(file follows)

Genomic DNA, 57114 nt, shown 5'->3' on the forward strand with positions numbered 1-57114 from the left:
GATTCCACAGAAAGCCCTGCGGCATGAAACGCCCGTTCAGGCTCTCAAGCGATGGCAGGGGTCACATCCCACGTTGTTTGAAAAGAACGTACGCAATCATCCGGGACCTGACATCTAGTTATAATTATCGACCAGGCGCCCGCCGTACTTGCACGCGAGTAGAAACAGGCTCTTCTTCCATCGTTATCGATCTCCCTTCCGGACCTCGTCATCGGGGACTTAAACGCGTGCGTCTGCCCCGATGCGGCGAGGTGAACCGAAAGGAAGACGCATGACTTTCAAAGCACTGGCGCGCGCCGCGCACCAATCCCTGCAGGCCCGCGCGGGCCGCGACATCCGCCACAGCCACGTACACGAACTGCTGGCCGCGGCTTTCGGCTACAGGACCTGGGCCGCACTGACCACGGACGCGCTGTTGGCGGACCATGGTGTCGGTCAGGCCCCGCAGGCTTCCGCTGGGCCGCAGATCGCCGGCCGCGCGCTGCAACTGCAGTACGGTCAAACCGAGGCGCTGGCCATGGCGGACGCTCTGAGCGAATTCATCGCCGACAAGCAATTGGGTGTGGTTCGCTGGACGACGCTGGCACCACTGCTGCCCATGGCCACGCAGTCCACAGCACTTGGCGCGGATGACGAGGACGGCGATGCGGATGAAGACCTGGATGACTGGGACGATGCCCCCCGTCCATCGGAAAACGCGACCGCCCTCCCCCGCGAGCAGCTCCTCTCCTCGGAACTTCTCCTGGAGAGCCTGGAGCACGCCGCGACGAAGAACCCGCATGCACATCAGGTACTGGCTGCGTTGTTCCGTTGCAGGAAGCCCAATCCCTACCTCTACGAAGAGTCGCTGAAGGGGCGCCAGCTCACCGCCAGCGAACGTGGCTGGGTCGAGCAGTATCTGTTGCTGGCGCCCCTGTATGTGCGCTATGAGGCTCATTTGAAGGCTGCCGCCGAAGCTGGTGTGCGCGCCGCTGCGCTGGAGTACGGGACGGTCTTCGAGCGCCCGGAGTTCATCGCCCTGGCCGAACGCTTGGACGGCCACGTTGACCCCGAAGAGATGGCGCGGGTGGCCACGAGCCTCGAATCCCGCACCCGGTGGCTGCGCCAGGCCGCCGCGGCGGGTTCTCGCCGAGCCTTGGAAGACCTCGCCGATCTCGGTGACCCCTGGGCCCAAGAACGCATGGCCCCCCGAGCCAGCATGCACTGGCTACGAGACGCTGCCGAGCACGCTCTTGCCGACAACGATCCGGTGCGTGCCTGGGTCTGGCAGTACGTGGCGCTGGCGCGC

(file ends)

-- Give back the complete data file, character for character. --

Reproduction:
Genomic DNA, 57114 nt, shown 5'->3' on the forward strand with positions numbered 1-57114 from the left:
GATTCCACAGAAAGCCCTGCGGCATGAAACGCCCGTTCAGGCTCTCAAGCGATGGCAGGGGTCACATCCCACGTTGTTTGAAAAGAACGTACGCAATCATCCGGGACCTGACATCTAGTTATAATTATCGACCAGGCGCCCGCCGTACTTGCACGCGAGTAGAAACAGGCTCTTCTTCCATCGTTATCGATCTCCCTTCCGGACCTCGTCATCGGGGACTTAAACGCGTGCGTCTGCCCCGATGCGGCGAGGTGAACCGAAAGGAAGACGCATGACTTTCAAAGCACTGGCGCGCGCCGCGCACCAATCCCTGCAGGCCCGCGCGGGCCGCGACATCCGCCACAGCCACGTACACGAACTGCTGGCCGCGGCTTTCGGCTACAGGACCTGGGCCGCACTGACCACGGACGCGCTGTTGGCGGACCATGGTGTCGGTCAGGCCCCGCAGGCTTCCGCTGGGCCGCAGATCGCCGGCCGCGCGCTGCAACTGCAGTACGGTCAAACCGAGGCGCTGGCCATGGCGGACGCTCTGAGCGAATTCATCGCCGACAAGCAATTGGGTGTGGTTCGCTGGACGACGCTGGCACCACTGCTGCCCATGGCCACGCAGTCCACAGCACTTGGCGCGGATGACGAGGACGGCGATGCGGATGAAGACCTGGATGACTGGGACGATGCCCCCCGTCCATCGGAAAACGCGACCGCCCTCCCCCGCGAGCAGCTCCTCTCCTCGGAACTTCTCCTGGAGAGCCTGGAGCACGCCGCGACGAAGAACCCGCATGCACATCAGGTACTGGCTGCGTTGTTCCGTTGCAGGAAGCCCAATCCCTACCTCTACGAAGAGTCGCTGAAGGGGCGCCAGCTCACCGCCAGCGAACGTGGCTGGGTCGAGCAGTATCTGTTGCTGGCGCCCCTGTATGTGCGCTATGAGGCTCATTTGAAGGCTGCCGCCGAAGCTGGTGTGCGCGCCGCTGCGCTGGAGTACGGGACGGTCTTCGAGCGCCCGGAGTTCATCGCCCTGGCCGAACGCTTGGACGGCCACGTTGACCCCGAAGAGATGGCGCGGGTGGCCACGAGCCTCGAATCCCGCACCCGGTGGCTGCGCCAGGCCGCCGCGGCGGGTTCTCGCCGAGCCTTGGAAGACCTCGCCGATCTCGGTGACCCCTGGGCCCAAGAACGCATGGCCCCCCGAGCCAGCATGCACTGGCTACGAGACGCTGCCGAGCACGCTCTTGCCGACAACGATCCGGTGCGTGCCTGGGTCTGGCAGTACGTGGCGCTGGCGCGC